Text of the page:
As a conservationist and a lifelong desert resident, I would like to put in a few observations regarding the consistently hostile Arizona Game and Fish Department's (AZGF) statement on releasing wolves from captive breeding situations to wild spaces. First of all, it looks like they are speaking with a distinct lack of honesty and expertise.
While the AZGF wildlife science coordinator confuses readers by saying “The sobering truth is that in the last decade, no captive-raised adult wolf released in the wild has subsequently raised pups in the wild to contribute to the gene pool.” What he fails to mention is that in the last decade there have been no releases of well-bonded adult wolves with pups. In fact, not only was the last adult release in 2015, there were only four other adult releases during the period 2008 through 2014. Could his vested interest in avoiding the political challenges of adult releases have clouded his statistical training? When it comes to credibility, the Department spokesperson’s claims of “misleading and disingenuous statements” should acknowledge a little history: The initial reintroduction of Mexican wolves, over Arizona’s objections, came as a result of a lawsuit by the Center for Biological Diversity (CBD).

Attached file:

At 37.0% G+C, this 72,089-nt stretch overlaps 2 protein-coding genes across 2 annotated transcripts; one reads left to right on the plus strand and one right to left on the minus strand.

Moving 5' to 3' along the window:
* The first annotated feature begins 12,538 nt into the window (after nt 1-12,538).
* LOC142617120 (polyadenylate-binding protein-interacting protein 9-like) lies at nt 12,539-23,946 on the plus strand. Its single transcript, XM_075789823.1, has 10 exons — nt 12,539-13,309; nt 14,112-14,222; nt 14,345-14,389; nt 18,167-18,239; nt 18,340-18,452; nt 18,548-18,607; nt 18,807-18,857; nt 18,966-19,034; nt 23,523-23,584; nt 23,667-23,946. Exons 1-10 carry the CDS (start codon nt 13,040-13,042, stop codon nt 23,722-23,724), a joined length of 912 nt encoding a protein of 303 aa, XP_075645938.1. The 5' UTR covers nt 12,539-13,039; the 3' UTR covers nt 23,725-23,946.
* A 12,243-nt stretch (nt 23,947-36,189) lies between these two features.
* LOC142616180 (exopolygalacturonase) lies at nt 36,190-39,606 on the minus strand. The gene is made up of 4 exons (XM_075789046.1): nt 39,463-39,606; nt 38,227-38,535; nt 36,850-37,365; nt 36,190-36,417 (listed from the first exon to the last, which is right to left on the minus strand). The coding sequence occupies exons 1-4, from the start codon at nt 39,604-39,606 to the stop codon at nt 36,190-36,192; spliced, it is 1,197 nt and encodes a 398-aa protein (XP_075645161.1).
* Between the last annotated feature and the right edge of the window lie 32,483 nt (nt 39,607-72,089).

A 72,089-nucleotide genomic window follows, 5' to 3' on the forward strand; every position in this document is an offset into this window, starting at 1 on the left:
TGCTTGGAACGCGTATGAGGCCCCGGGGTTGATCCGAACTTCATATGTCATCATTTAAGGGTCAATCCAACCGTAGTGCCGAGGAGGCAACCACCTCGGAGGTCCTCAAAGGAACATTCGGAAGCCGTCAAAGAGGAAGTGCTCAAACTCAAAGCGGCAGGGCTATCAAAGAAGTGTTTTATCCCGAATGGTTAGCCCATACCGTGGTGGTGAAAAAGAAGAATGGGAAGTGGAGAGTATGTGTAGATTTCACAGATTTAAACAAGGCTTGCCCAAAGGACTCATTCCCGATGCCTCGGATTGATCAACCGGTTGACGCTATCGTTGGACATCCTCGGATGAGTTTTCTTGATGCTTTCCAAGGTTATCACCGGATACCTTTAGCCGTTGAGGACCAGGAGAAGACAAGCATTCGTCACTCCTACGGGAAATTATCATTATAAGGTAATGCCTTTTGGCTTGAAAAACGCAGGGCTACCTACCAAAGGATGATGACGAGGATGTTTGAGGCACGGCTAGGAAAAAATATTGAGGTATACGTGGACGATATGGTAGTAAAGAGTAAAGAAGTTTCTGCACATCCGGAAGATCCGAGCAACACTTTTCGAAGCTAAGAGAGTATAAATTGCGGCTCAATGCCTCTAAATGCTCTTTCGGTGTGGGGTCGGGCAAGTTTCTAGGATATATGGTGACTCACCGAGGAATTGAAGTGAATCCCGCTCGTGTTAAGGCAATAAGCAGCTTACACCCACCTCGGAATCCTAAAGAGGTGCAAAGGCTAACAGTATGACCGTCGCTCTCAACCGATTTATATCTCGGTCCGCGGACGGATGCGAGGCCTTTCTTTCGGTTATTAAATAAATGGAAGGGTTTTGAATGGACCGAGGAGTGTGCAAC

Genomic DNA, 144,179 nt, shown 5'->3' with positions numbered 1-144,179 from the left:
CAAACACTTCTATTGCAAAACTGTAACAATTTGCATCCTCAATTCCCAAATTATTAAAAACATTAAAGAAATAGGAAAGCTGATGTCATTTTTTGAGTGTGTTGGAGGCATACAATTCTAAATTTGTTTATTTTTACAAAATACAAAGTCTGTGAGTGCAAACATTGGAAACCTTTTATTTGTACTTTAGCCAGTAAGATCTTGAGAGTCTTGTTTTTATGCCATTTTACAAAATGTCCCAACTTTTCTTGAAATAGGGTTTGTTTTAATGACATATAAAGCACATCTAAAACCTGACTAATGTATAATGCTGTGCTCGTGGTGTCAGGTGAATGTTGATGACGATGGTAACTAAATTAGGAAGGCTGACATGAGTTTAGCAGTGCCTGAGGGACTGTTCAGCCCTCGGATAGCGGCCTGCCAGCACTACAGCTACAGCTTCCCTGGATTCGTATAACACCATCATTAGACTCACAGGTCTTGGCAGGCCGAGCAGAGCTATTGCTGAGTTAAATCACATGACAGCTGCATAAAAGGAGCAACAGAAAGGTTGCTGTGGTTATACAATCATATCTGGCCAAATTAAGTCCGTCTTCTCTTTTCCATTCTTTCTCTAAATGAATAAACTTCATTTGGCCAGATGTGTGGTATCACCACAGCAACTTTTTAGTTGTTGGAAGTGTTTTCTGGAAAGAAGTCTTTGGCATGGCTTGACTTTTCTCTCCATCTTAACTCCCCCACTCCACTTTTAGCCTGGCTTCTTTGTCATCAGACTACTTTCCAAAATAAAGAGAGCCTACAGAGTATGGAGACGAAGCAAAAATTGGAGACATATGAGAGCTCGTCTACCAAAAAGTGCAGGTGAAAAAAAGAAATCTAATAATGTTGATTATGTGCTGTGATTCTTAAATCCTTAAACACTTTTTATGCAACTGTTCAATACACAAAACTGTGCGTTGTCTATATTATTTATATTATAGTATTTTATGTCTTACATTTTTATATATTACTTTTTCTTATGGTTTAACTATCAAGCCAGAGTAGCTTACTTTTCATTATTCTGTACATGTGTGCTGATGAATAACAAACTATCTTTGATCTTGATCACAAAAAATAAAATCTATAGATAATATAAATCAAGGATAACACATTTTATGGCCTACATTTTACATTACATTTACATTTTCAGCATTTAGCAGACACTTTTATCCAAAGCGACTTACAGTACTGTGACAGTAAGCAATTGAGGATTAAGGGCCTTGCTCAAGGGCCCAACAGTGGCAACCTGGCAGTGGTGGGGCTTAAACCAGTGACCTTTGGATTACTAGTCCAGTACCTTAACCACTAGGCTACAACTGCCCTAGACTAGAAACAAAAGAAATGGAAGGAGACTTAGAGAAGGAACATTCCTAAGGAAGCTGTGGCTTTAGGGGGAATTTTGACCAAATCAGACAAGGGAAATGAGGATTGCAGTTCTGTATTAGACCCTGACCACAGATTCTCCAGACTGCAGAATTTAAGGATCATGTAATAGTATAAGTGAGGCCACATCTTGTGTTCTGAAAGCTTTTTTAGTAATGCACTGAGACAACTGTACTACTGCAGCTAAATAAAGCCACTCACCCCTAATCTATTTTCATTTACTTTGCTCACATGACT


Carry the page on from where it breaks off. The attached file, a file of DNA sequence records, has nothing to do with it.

The current 2015 reintroduction rule came as a result of a 2004 petition for rule making by CBD followed by a successful lawsuit in 2012. In contrast, Arizona’s attempts to limit wolf reintroduction include the 2011 limitation on releasing only “replacement” wolves for those killed in Arizona – later followed by a complete refusal to release any adults no matter how well bonded a family unit. What is the real reason behind touting cross-fostering as the best (and only) remedy for Mexican wolf genetic recovery? By definition, and basic biology, captive born pups cross fostered into wild dens can only be placed in existing dens. They don’t involve public outreach to create awareness and acceptance of wolves being released into the thousands of square miles which the reintroduction rule specifies may be used for new releases and translocations. Far easier – and more politically expedient – to put pups into the same ol’-same ol’ and hope they survive, pair up, and conceive more wolves who will establish new territories – but not too far from the parents or too fast to cause problems for the current Department officials. We cannot let misinformation and laziness dictate our public policy when it comes to anything, especially wildlife management.